The role of the Center for Social work in disputes for exercise of parental rights

Parental right is a set of powers that parents have in relation to the child, i.e., about the right and duty of parents to take care of the child, which includes custody, upbringing, education, representation of the child, child support and management and disposal of the child’s property.

Parents have the right and duty to take care of the child even after divorce. Thus, parents can agree on the way they will exercise parental rights, i.e., whether they will exercise it jointly or independently. In that case, the court decides on the parental right based on the agreement of the parents.

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    When does the Center for Social Work give a finding and opinion on exercising parental rights?

    If parents have not agreed about way of exercise of parental rights, and they have a minor child (children) together, the court is, according to the Family Law, obliged to obtain a finding and opinion from the competent Center for Social Work (hereinafter: “CSW”).

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    How does the Center for Social Work form a finding and opinion?

    In disputes over the exercise of parental rights, the court must make a decision that is in the best interests of the child. Therefore, the CSW must form the finding and opinion in accordance with the child’s best interest, i.e., the child’s interest is taken as a central criterion when assessing whether each of the parents is suitable to exercise parental rights.

    Thus, CSW considers all circumstances that affect the normal development of the child, such as the parent’s care for the child, the parent’s ability to recognize and meet the child’s needs, the child’s communication with the parent, the material status of the parents and the like.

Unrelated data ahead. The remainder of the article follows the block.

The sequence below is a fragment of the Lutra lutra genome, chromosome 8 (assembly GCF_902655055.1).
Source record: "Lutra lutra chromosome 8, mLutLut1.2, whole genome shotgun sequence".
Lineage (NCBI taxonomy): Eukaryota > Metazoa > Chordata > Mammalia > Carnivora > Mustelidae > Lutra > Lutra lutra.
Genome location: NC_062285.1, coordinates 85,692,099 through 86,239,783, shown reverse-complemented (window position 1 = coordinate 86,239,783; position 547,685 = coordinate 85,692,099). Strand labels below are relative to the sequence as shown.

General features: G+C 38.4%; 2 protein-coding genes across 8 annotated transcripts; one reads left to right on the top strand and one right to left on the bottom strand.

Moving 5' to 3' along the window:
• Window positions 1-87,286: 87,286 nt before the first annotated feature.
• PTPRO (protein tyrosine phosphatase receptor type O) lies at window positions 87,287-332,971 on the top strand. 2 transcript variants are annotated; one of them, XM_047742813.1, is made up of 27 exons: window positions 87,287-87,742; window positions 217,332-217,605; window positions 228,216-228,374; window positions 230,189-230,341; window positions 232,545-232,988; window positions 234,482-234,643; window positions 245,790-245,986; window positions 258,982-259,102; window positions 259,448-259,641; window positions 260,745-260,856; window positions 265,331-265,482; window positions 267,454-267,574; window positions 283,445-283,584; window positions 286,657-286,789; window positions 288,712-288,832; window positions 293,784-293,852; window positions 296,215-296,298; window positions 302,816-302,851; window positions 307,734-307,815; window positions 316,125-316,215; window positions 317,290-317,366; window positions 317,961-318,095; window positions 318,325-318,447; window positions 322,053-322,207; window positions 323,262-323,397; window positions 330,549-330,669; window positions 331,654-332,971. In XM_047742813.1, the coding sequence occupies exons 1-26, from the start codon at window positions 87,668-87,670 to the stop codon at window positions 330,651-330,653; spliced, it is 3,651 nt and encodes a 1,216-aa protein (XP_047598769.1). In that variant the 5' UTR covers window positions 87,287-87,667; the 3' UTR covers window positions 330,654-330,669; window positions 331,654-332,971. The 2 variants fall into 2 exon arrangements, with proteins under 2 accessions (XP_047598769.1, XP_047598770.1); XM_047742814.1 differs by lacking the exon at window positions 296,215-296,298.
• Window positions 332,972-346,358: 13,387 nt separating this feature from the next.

Also, CSW considers the age and gender of the child, his feelings, as well as his opinion, if the child is mature enough to form the same.

    CSW finding and opinion must be objective and based on reliable information, which CSW collects from conversations with parents and children, as well as through various tests, but also through cooperation with other bodies, such as educational and health institutions.

    The finding and opinion of the CSW must be objective even when the CSW is the plaintiff in a dispute for the exercise of parental rights, so in these situations the finding and opinion must not be made by the CSW who is plaintiff.

    Also, the CSW finding and opinion is based on current information, so if during the procedure the circumstances under which the CSW made the finding and opinion change, the CSW must make a new finding and opinion, in accordance with the new situation, and again in the best interest of the child.

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    Is the opinion of the Center for Social Work binding for the court?

    The finding and opinion of the CSW are only one of the pieces of evidence that the court can obtain in the procedure for exercising parental rights. Thus, the court decides considering the findings and opinion of the CSW, but also takes into account other evidence, such as hearing litigants, expertise, opinions of other competent institutions and the like, all depending on the circumstances of each case.

    Therefore, the court is not obliged to implement the finding and opinion of the CSW in the decision on exercising parental rights, i.e., the decision of the court on exercising parental rights and maintaining personal relations between parents and children does not have to be identical to the finding and opinion of CSW, especially bearing in that court must request a finding and opinion from the competent CSW before making a decision, but it is not obliged to agree with the same in any case.